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₹ 2,30,00,000 to its cash book on 20.04.2005 and transferred a sum of ₹ 2,25,OO,000 to the Tijory account on the same day. The Tijory account was nothing but cash kept at residence of the partners since it was not safe to keep the entire cash at the business premises. As and when required, the requisite amount were credited to Tijory account and used for the business. This did not lead to a conclusion that there was a negative cash balance. p. There was no requirement in law for mai .....

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voluntarily credited the sum of ₹ 2,30,00,000 to its P&L A/c and there was no reason to say that it was undisclosed income u/s 68. t. The case laws cited by the Assessing Officer were distinguishable on facts . 5. After considering the submissions, Ld. CIT(A) did not approve the rejection of books of accounts and estimation of income by stating as under: 5.8 I have considered the facts on record and the submissions of the AR. The AR has pointed out that the net profit of the appellant .....

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f account. A lower profit rate may be an indicator of a deeper malaise or it may be an indicator of genuine difficulties which an assessee may be going through or it may be an indicator of manipulations in the books of account by an assessee with a view to suppress its income. What is necessary for rejection of books is to establish that there were such manipulations and that the lower profit rate was not merely due to adverse business conditions. 5.9 The appellant has pointed out that a substan .....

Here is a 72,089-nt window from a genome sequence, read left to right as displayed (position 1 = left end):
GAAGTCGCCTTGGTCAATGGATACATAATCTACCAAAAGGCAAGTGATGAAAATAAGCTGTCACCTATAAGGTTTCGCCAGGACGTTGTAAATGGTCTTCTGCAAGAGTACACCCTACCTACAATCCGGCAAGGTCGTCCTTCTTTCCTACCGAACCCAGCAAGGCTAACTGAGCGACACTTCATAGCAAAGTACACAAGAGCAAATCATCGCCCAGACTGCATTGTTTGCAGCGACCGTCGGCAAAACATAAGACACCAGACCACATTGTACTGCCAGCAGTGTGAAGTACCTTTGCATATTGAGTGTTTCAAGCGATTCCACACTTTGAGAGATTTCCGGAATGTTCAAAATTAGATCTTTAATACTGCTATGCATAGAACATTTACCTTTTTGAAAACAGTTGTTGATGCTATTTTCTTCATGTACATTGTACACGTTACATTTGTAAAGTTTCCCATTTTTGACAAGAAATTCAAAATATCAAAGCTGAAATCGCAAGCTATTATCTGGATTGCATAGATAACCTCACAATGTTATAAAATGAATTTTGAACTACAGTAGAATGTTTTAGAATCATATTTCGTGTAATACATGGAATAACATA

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ner in which its suppliers carried out their business. The Assessing Officer has pointed out three such categories of suppliers. The first relates to purchase bills which do not contained printed serial numbers. As pointed out by the AR, there is no mandatory requirement for the bill numbers to be printed on the bills. There is no provision to state that handwritten bill numbers are not acceptable. What is relevant is that the purchases were duly entered in the stock and excise registers of the .....

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or had traded only with the appellant cannot be held against the appellant, particularly when the entire purchases were duly recorded in the stock and excise registers. 5.12 The appellant had failed no doubt to produce the transportation bills. The AR has claimed that the purchases were FOB and hence there was no transportation cost. In the absence of the books of account, it is not possible to establish this claim. However, what is of relevance is whether the purchase from Bilasraikas Sponge I .....

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count and back, the Assessinq Officer has accepted that the sum of ₹ 2,25,00,000 was transferred to the Tijory account on 20.04.2005 itself from the cash book. In effect, the appellant split the cash book into two parts. I accept the appellant's explanation in this regard. 5.15 The facts narrated in the assessment order do not establish any lack of genuineness in the purchases made or any evidence of suppression of sales. The AR also produced the excise registers for verification of th .....

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CIT(A) and submitted para-wise observations, which are similar to the submissions made before CIT(A) which are extracted above. 8. After considering the rival contentions and perusing the submissions made on this behalf, we are of the opinion that CIT(A) is correct in setting aside the estimation of income. Even though certain mistakes are pointed out by the AO, in our opinion, they are not good enough to reject the Books of Accounts. In fact as contested by assessee, many of them are considere .....